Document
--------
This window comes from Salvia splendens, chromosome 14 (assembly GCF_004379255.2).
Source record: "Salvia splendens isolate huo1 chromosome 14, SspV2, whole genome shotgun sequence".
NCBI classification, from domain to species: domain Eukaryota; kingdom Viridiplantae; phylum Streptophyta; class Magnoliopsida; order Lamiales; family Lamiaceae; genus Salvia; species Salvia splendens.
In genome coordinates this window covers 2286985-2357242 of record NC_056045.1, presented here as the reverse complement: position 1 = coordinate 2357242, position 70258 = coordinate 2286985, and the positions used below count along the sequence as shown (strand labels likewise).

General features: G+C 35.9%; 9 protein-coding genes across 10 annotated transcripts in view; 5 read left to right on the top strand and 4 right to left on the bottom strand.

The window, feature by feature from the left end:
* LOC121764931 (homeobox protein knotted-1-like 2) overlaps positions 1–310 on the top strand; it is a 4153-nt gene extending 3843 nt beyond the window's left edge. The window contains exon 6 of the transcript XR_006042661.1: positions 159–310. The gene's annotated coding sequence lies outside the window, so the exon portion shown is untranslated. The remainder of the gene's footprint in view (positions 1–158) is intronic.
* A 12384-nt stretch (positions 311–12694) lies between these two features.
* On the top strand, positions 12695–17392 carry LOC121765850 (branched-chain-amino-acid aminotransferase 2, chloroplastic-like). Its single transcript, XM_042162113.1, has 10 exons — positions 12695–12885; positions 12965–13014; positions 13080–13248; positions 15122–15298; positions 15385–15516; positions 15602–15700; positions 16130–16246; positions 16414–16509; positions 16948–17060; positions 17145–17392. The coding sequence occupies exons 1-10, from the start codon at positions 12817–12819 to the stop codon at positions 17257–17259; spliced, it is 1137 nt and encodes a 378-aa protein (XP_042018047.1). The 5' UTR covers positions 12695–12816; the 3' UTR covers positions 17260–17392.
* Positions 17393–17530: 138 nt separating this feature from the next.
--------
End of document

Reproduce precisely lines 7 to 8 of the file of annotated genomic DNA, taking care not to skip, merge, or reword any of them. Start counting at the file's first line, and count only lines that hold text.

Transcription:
* LOC121764931 (homeobox protein knotted-1-like 2) overlaps positions 1–310 on the top strand; it is a 4153-nt gene extending 3843 nt beyond the window's left edge. The window contains exon 6 of the transcript XR_006042661.1: positions 159–310. The gene's annotated coding sequence lies outside the window, so the exon portion shown is untranslated. The remainder of the gene's footprint in view (positions 1–158) is intronic.
* A 12384-nt stretch (positions 311–12694) lies between these two features.